Researchers in second language acquisition have hypothesized that there are two very different ways of gaining knowledge of language: acquisition and learning. Learning results in conscious knowledge of rules and is the result of deliberate study. Acquisition results in a feel for correctness. It is the result of understanding what we hear and read.
We propose that this distinction applies to how we acquire/learn and use phonics.
Examples of Learned and Acquired Competence
The simpler phonics rules can be consciously learned. For example, b at the beginning of English words is pronounced as is the first sound in bee. But if b comes at the end of a word and is after m it is silent, as in comb. In an informal study, one of us (SK) estimated that about 20% of literate English speakers have consciously learned the rule, even though all have acquired it.
But then it gets more complicated. Why is b silent in combing? And why is b pronounced in combination? Nearly all of us have acquired these rules: we don’t make mistakes in reading these words out loud. Not many of us, however, have learned the rules. (Very few of the people SK asked knew these rules, and SK had to look them up.)
It has been asserted that all rules of phonics must be taught and cannot be acquired. Gentry (2022), in fact, has claimed that this has been demonstrated by research but presents no citations.
Acquisition of Phonics: Learning to Read without Instruction
McQuillan (1998a) presents an extensive review of cases in which children learned to read at home but did not get extensive instruction from their parents. They did not receive metalinguistic support (“learning” about language). They learned to read without “systematic formal instruction usually associated with school—phonics training, phonemic awareness exercises, and other skill-building activities” (p. 34).
Krashen and McQuillan (2007) also present several cases of children who learned to read well after the time formal teaching of reading is done in school. The cases include Mason (1993), who reported that her daughter, who was homeschooled, “could not/did not want to read” at age eight and a half.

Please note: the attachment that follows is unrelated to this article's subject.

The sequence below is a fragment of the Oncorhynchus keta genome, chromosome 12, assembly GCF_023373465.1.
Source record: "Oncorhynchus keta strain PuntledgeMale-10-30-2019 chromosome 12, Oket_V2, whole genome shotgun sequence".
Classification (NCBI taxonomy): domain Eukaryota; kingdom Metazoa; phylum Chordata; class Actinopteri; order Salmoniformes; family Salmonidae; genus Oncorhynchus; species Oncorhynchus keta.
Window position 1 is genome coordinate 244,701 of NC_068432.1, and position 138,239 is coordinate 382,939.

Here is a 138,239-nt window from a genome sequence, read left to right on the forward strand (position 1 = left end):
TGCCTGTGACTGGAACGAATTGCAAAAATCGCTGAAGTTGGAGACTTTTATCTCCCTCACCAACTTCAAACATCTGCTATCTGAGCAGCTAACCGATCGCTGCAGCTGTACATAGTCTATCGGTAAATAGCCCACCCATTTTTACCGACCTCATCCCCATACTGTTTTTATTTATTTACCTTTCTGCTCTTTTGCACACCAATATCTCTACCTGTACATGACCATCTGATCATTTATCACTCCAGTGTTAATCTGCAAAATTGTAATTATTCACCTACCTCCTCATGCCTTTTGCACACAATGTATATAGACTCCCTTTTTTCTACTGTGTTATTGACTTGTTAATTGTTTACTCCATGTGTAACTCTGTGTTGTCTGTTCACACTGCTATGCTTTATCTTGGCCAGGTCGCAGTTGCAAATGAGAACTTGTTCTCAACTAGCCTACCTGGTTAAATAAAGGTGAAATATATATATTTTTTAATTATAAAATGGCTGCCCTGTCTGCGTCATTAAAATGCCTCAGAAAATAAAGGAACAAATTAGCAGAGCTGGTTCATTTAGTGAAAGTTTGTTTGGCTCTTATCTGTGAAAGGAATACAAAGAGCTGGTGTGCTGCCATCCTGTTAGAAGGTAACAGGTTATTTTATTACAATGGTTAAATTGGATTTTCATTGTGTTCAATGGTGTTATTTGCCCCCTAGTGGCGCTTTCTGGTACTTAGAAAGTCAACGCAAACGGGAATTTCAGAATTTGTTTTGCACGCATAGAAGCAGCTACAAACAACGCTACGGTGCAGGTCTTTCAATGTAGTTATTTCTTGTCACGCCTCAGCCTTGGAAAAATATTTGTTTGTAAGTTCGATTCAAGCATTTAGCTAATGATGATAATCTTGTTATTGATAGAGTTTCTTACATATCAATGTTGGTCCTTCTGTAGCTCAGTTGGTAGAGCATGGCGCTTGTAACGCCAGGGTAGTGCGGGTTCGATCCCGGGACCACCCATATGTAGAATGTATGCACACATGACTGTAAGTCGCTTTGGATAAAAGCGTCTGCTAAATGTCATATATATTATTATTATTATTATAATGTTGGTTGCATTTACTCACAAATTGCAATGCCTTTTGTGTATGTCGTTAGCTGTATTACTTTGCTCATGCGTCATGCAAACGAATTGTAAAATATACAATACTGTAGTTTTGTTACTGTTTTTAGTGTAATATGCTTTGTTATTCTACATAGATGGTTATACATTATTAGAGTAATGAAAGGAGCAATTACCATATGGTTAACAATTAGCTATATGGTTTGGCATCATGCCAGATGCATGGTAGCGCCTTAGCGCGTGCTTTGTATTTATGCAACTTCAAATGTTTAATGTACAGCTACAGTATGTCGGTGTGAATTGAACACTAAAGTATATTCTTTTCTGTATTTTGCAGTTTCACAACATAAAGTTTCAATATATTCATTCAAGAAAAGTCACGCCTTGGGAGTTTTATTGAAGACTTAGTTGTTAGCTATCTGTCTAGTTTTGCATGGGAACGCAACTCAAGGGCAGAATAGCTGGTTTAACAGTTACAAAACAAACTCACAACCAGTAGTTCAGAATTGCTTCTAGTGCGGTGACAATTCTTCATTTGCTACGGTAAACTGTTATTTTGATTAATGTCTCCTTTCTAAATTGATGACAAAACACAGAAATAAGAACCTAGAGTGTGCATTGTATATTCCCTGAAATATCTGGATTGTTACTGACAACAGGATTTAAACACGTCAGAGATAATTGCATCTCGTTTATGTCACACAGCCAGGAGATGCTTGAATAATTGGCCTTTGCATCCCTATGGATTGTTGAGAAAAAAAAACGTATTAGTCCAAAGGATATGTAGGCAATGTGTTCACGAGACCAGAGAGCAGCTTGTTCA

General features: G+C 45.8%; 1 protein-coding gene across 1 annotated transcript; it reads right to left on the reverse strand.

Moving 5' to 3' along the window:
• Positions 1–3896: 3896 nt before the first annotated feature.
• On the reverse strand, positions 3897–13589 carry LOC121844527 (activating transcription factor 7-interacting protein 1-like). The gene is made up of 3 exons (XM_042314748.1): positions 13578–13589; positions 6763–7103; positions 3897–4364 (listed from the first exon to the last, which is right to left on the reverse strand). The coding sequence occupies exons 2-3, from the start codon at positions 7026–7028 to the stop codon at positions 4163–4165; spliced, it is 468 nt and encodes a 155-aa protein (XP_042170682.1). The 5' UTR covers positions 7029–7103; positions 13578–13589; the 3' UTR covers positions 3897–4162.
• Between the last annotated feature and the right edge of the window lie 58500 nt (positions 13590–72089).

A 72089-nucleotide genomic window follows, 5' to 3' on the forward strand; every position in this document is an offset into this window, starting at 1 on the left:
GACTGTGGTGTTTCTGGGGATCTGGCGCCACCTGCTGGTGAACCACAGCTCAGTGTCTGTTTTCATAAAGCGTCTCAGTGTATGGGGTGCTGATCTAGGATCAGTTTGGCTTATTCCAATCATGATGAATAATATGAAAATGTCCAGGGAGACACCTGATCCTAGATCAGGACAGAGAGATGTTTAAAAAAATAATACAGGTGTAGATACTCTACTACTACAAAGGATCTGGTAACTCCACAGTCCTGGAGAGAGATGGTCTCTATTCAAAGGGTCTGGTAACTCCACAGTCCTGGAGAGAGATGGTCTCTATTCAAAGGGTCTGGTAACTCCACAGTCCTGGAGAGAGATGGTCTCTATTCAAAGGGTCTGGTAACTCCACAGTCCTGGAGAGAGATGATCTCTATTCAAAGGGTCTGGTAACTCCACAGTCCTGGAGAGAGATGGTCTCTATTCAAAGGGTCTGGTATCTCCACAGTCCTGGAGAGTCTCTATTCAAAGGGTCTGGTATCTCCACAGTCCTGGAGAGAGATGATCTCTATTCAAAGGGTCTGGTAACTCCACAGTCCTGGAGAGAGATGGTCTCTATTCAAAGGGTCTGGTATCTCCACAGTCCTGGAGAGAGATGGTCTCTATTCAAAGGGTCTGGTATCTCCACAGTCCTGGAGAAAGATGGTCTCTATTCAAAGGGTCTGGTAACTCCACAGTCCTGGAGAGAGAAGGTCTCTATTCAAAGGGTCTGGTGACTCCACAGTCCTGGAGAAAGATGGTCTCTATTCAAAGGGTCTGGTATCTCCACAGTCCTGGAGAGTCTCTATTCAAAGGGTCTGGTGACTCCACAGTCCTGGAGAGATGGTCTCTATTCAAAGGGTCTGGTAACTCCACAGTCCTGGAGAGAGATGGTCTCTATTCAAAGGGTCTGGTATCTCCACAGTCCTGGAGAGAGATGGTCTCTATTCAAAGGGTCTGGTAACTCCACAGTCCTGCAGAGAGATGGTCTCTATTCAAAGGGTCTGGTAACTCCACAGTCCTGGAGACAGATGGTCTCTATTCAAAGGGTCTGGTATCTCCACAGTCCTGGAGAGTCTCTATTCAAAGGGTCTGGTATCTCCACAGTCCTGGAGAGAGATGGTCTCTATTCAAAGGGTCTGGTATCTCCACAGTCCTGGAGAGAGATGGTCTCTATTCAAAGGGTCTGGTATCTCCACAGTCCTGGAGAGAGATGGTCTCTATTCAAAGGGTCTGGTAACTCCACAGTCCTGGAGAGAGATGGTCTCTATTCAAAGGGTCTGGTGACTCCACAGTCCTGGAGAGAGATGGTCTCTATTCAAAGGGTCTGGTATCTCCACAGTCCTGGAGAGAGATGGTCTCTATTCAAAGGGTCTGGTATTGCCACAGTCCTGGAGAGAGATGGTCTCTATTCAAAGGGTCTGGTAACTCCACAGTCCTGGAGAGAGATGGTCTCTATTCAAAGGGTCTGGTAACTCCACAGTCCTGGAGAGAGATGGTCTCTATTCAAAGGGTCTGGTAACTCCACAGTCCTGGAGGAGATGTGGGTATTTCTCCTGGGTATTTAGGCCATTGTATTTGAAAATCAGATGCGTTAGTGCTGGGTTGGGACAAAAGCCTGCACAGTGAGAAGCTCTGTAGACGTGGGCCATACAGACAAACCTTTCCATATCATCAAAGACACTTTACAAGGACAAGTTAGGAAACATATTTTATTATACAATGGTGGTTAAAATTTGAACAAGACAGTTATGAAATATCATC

Having tried earlier to push her to learn math, and finding that the pressure made her hate arithmetic, Mason decided not to intervene on reading.
Around her ninth birthday, “she began to read, and two months later she could read at the level of her literate friends. Then she extended her reading, and now (age 15) she reads the way very literate adults do’ (p. 28).“ H. K., described in Kerman (1993), was another homeschooled child. Kerman notes that H. K. “refused instruction.” Her mother reported that at age ten, H. K. “learned the basics about reading although I shall never know how.”
In cases such as these, “the children made rapid progress once they began reading material they were genuinely interested in of their own volition” (Krashen and McQuillan, 2007).
In many cases, children received “elaborative” support, that is, help in making input comprehensible. Goodman and Goodman (1982) reported that their daughter Kay learned to read on her own at age five years, six months. Her parents provided elaborative support, including being read to and talked to… and a great deal of “singing, poetry, and oral language games” (McQuillan, 1998a, 21).
McQuillan (1998b) reviewed a survey done by the US Department of Education of over 6,000 parents of children aged six to nine and concluded that about one in ten children learn to read in the home environment, where “in many cases… systematic intervention is unlikely” (p. 16).